Using nitrogen fixation (by certain types of bacteria) in nodules on legume roots like alfalfa, beans, and peas, is another suggested practice to reduce fertilizer use. However, time constraints, and water and phosphorus use by legumes limit their usefulness. While legume crops do not need much nitrogen fertilizer themselves, they do not leave much nitrogen after harvest for the following crops. Legume cover crops however, could supply nitrogen to following crops. For legume cover crops, it takes time to fix enough nitrogen to both pay for the seed cost and make a significant contribution to the nitrogen requirements for the following crop. Unfortunately, this is time that is often needed to grow crops for food. For example, to make this strategy work in our eastern Washington wheat field, a legume has to be planted in late August, which only works after a few crops like wheat, early sweet corn, or green peas. The legume cover crop must survive the winter and be allowed to grow at least to mid-May. Here again, fields that will be planted with crops before mid-May, which includes most crops, are eliminated from using this practice. Although not a constraint in irrigated regions, water use by legume cover crops limits their use in dryland regions where the reduced water can reduce yields of the following crop, no matter how much nitrogen the cover crop provides. Finally, although growing a legume crops does not require a farmer to provide nitrogen, they still must provide these crops with significant amounts of phosphorus, which must be imported to replace that removed in harvest thwarting the replacement fertilizers.
How about the biodiversity strategy to increase the ecosystem function of maintaining soil fertility? Will it help to increase the diversity of plants grown on a field, either through a more diverse crop rotation or by adding cover crops and green manures? These too fail as alternatives to fertilizers, because they do not add new nutrients to the field. They may help scavenge nutrients that would otherwise be lost to the system (e.g. via leaching of nitrates), or they may improve the availability of nutrients already in the soil, like buckwheat does with phosphorus, but they do not bring in new nutrients. Without imported fertilizers, these solutions only help mine the soil of nutrients more effectively.
To avoid mining, we must, because of the conservation of mass, replace nutrients with inputs, and this is where those promoting certain “sustainable” systems have a problem. Unless we implement a large-scale return of biosolids (and more morbidly, nutrients from dead bodies) to agricultural fields, we must use other inputs, such as synthetic and organic fertilizers. The latter is often portrayed as more sustainable, but as I have argued before, and research has found, many of the nutrients in these materials come originally from synthetic fertilizers applied to fields, harvested in crops, fed to livestock, excreted in manure and recycled to fields. The problem is not solved, it just is harder to see the original source of these nutrients and so they look more sustainable.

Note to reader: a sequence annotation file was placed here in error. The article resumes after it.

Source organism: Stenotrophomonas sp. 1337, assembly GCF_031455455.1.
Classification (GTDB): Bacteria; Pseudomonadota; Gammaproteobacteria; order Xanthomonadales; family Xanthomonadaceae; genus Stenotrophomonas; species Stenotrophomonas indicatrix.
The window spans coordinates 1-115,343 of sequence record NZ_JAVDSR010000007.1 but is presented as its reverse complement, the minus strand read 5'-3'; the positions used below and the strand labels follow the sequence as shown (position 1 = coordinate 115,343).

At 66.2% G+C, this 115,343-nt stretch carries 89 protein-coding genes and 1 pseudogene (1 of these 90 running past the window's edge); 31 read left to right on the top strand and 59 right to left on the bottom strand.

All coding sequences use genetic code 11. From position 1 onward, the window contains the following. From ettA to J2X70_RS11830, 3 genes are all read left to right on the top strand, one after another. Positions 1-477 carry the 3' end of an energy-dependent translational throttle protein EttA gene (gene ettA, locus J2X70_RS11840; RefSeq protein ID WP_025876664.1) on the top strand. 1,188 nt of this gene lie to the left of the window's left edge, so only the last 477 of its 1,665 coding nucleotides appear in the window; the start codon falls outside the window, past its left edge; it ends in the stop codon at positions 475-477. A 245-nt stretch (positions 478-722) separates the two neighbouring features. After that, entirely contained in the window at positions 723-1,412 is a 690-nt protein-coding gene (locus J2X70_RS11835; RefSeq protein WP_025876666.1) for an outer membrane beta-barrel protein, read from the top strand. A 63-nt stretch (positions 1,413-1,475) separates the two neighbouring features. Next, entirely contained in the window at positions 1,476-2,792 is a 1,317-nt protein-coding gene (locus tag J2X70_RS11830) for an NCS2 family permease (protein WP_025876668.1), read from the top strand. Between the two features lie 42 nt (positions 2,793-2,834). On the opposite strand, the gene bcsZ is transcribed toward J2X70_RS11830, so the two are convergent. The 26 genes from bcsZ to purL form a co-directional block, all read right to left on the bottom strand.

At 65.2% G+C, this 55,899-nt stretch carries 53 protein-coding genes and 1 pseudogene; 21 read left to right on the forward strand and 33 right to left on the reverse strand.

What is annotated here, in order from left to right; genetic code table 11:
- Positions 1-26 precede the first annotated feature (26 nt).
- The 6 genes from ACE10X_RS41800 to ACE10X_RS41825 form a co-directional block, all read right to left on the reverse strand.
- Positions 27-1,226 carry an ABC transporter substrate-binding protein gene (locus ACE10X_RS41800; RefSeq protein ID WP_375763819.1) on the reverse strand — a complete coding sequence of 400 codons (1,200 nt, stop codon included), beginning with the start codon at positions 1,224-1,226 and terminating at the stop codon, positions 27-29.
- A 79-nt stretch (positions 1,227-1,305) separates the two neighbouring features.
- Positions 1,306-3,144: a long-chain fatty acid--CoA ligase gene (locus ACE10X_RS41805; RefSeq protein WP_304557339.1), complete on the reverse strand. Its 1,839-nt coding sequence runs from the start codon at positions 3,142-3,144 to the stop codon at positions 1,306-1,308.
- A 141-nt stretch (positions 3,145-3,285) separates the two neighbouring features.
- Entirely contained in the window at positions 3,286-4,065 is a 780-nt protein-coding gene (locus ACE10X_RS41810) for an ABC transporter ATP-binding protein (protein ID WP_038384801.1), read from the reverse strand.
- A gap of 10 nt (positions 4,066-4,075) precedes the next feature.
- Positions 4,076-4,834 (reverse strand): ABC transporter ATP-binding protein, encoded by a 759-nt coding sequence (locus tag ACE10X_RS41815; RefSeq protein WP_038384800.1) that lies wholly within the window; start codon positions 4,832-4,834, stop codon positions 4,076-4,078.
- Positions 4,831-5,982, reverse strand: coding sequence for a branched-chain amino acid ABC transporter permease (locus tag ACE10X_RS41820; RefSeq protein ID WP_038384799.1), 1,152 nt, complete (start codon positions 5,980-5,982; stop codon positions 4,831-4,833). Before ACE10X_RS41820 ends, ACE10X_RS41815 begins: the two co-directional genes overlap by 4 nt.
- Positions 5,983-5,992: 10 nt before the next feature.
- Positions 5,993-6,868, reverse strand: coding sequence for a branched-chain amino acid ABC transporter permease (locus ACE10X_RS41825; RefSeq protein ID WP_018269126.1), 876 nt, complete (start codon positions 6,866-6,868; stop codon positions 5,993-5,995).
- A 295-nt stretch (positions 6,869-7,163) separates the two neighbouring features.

Do farmers sometimes over-apply fertilizers? Yes. Do some nutrients from fertilizers end up in streams and lakes and the Gulf of Mexico? Yes. But the answer to these problems is not to ban fertilizer. We abuse antibiotics, but nobody is proposing that we solve this problem by banning their use. As WSU’s Craig Frear points out, we must improve both the fertilizers themselves and our management of fertilizer nutrients (and antibiotics) because they are required for our survival.
So then, agriculture is dependent on external inputs, and this is good because it means that agriculture is successful at providing food to people far from the farm. Attempts to avoid these inputs are not realistic. Back at that straw and chaff covered field, the farmer must figure out how to replenish the nutrients that were removed. It does not matter whether the farm is organic (organic fertilizers are also “expensive external inputs” due to the transport costs of their higher bulk and weight compared to synthetic fertilizers) or conventional, whether the bread was baked at home, sold at Whole Foods, or in a sandwich vending machine. If the nutrients are not replaced, then agriculture quickly fails to do what we most want from it, and that is produce food.
1 some biosolids do make it back to farmers’ fields, but there are challenges to increasing this, beyond the public’s general queasiness with the practice.